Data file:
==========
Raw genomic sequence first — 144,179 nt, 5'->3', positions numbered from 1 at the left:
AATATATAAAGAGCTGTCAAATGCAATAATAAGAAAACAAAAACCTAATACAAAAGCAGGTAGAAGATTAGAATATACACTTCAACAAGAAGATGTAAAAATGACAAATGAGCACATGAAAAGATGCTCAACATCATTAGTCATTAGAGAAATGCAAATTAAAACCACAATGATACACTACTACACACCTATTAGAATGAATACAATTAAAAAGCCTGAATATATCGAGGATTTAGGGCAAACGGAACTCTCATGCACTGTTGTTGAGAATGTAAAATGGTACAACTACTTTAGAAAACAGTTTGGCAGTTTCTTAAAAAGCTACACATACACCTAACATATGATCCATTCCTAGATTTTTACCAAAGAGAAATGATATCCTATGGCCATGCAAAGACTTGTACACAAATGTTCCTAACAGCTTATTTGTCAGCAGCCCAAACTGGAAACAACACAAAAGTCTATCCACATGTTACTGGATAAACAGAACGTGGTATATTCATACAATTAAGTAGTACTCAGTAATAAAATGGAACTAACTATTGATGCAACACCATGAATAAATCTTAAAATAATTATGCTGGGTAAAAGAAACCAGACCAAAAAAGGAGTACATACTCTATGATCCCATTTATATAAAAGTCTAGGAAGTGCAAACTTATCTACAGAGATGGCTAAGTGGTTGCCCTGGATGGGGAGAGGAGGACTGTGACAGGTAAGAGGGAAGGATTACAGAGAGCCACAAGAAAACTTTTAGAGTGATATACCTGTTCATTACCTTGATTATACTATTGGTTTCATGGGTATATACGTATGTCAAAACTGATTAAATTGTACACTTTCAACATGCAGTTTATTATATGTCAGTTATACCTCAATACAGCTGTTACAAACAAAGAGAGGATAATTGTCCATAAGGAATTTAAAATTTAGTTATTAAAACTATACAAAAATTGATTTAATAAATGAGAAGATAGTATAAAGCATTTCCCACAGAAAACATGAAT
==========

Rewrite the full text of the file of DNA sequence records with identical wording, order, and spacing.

Raw genomic sequence first — 144,179 nt, 5'->3', positions numbered from 1 at the left:
AATATATAAAGAGCTGTCAAATGCAATAATAAGAAAACAAAAACCTAATACAAAAGCAGGTAGAAGATTAGAATATACACTTCAACAAGAAGATGTAAAAATGACAAATGAGCACATGAAAAGATGCTCAACATCATTAGTCATTAGAGAAATGCAAATTAAAACCACAATGATACACTACTACACACCTATTAGAATGAATACAATTAAAAAGCCTGAATATATCGAGGATTTAGGGCAAACGGAACTCTCATGCACTGTTGTTGAGAATGTAAAATGGTACAACTACTTTAGAAAACAGTTTGGCAGTTTCTTAAAAAGCTACACATACACCTAACATATGATCCATTCCTAGATTTTTACCAAAGAGAAATGATATCCTATGGCCATGCAAAGACTTGTACACAAATGTTCCTAACAGCTTATTTGTCAGCAGCCCAAACTGGAAACAACACAAAAGTCTATCCACATGTTACTGGATAAACAGAACGTGGTATATTCATACAATTAAGTAGTACTCAGTAATAAAATGGAACTAACTATTGATGCAACACCATGAATAAATCTTAAAATAATTATGCTGGGTAAAAGAAACCAGACCAAAAAAGGAGTACATACTCTATGATCCCATTTATATAAAAGTCTAGGAAGTGCAAACTTATCTACAGAGATGGCTAAGTGGTTGCCCTGGATGGGGAGAGGAGGACTGTGACAGGTAAGAGGGAAGGATTACAGAGAGCCACAAGAAAACTTTTAGAGTGATATACCTGTTCATTACCTTGATTATACTATTGGTTTCATGGGTATATACGTATGTCAAAACTGATTAAATTGTACACTTTCAACATGCAGTTTATTATATGTCAGTTATACCTCAATACAGCTGTTACAAACAAAGAGAGGATAATTGTCCATAAGGAATTTAAAATTTAGTTATTAAAACTATACAAAAATTGATTTAATAAATGAGAAGATAGTATAAAGCATTTCCCACAGAAAACATGAAT